David Weiner: Over and over and over and over. I don't want to reveal too much, but I talked to Stuart Gordon about Dr. Pretorius in From Beyond, played by Ted Sorel, who was in all of these prosthetics, with his arm sort of smashed against him. He was in this tight latex suit and Stuart Gordon was telling the story about how Ted, who was always on point, started to forget his lines. And then he started to slur his words and they realized that due to the position that his arm was in, smashed up against his body in this suit for such an extended period of time, he wasn't getting the muscle movement and he was not only passing out, but he was in jeopardy of having a heart attack. He basically said he was essentially crucified in there. When you're stagnant and you can't move your muscles, then the body starts to shut down. Luckily, they were able to extricate him as quickly as they could from this costume and he survived and everything was fine, thankfully. This was kind of the Wild West of filmmaking to a certain degree. People tried to be safe, but they also wanted to push the limits of art and entertainment.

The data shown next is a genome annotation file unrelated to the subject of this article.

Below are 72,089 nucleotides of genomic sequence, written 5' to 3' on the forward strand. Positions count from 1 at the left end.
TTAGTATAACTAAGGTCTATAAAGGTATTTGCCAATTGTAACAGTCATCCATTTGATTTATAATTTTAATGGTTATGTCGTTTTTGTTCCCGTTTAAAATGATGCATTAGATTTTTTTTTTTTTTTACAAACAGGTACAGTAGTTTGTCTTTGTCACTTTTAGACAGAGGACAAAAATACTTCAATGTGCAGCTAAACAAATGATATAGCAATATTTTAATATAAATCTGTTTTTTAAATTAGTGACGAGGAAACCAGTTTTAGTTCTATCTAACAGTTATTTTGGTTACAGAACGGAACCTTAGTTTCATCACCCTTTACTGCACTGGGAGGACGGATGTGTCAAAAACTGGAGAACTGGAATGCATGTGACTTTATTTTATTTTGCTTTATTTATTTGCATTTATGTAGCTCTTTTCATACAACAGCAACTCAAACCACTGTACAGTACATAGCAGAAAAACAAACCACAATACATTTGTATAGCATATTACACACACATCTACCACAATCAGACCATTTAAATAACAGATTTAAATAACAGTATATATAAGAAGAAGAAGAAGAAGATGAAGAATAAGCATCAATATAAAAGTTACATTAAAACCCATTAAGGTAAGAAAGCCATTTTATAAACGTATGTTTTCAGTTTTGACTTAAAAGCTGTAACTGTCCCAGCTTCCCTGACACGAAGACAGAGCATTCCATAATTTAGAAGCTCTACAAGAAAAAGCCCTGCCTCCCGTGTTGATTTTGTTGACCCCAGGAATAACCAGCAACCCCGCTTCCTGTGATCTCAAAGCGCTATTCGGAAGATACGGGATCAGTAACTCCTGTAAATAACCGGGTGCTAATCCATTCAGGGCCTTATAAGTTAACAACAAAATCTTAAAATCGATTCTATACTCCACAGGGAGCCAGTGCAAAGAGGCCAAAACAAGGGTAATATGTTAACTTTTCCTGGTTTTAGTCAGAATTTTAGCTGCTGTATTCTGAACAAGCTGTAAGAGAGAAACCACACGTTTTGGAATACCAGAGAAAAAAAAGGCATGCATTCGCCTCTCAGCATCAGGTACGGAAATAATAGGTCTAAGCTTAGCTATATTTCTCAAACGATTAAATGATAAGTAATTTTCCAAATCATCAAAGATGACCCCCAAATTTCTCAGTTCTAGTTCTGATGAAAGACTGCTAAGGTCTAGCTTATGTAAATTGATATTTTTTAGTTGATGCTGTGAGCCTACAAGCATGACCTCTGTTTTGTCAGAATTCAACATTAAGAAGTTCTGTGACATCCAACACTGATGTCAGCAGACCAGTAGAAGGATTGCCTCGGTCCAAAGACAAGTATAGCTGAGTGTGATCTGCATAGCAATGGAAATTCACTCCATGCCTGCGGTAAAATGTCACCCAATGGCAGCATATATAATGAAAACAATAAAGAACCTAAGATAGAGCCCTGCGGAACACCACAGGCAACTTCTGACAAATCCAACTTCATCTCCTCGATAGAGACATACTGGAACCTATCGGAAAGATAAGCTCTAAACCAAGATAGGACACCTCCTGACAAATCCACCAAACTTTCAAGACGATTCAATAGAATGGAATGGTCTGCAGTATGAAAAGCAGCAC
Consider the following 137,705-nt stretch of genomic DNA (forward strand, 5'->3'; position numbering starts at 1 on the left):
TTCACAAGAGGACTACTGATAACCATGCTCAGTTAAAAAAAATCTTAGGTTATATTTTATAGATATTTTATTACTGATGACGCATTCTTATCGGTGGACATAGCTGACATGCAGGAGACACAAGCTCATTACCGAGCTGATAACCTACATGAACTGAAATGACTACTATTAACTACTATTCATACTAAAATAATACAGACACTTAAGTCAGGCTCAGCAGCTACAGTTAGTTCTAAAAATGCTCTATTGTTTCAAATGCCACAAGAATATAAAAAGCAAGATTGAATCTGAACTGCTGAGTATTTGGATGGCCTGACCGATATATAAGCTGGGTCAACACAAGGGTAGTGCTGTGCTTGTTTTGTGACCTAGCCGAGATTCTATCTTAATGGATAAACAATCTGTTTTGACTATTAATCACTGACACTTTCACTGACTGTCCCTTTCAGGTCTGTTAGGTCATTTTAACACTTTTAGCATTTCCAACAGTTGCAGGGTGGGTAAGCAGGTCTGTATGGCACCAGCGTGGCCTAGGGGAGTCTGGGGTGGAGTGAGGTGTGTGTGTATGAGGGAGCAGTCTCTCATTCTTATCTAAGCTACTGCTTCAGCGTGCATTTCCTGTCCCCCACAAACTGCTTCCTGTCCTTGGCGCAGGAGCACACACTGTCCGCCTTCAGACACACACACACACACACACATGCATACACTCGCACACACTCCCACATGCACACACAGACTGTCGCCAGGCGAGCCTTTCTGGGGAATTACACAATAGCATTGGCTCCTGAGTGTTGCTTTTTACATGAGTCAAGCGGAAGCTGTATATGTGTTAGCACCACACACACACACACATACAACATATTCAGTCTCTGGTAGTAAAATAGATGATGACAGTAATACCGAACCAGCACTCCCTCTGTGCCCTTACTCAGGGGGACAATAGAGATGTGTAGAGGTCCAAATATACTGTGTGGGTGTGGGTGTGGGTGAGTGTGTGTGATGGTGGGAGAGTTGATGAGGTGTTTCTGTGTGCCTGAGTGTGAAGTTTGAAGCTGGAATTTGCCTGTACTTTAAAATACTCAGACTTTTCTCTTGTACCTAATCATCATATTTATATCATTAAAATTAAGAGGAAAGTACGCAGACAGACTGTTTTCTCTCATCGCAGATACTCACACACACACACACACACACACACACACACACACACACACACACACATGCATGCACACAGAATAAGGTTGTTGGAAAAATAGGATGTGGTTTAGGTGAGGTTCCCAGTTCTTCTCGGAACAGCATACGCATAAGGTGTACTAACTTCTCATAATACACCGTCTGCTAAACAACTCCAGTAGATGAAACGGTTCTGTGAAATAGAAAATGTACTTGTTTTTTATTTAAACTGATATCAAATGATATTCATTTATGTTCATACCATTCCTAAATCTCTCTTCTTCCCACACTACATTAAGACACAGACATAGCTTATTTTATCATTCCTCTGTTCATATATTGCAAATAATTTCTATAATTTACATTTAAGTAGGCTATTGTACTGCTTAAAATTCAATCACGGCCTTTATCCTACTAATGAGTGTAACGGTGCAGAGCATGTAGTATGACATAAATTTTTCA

I talked to Kane Hodder, who was a stunt coordinator before he was Jason in Friday the 13th Part VII and in four total films. He credits the late, great John Carl Buechler for giving him the shot at playing Jason. He had done a controlled burn in the past for a demo reel and got badly, badly burned on a huge percentage of his body and had to go to the hospital. It almost killed him, but he came back from that to face his fears. In Friday the 13th Part VII, his first outing as Jason, he did this extended, on-camera, controlled burn. He faced his fears, faced his demons, and went ahead and did it, and did the longest, to that date, on-camera burn.

And that, to me, is fantastic to get the emotional elements. On top of the things that we're doing where people are telling stories about their experiences and their observations, there's a huge emotional element to these experiences that these actors and filmmakers are having while working with their contemporaries and facing danger at certain points that really make this quite a poignant documentary as well.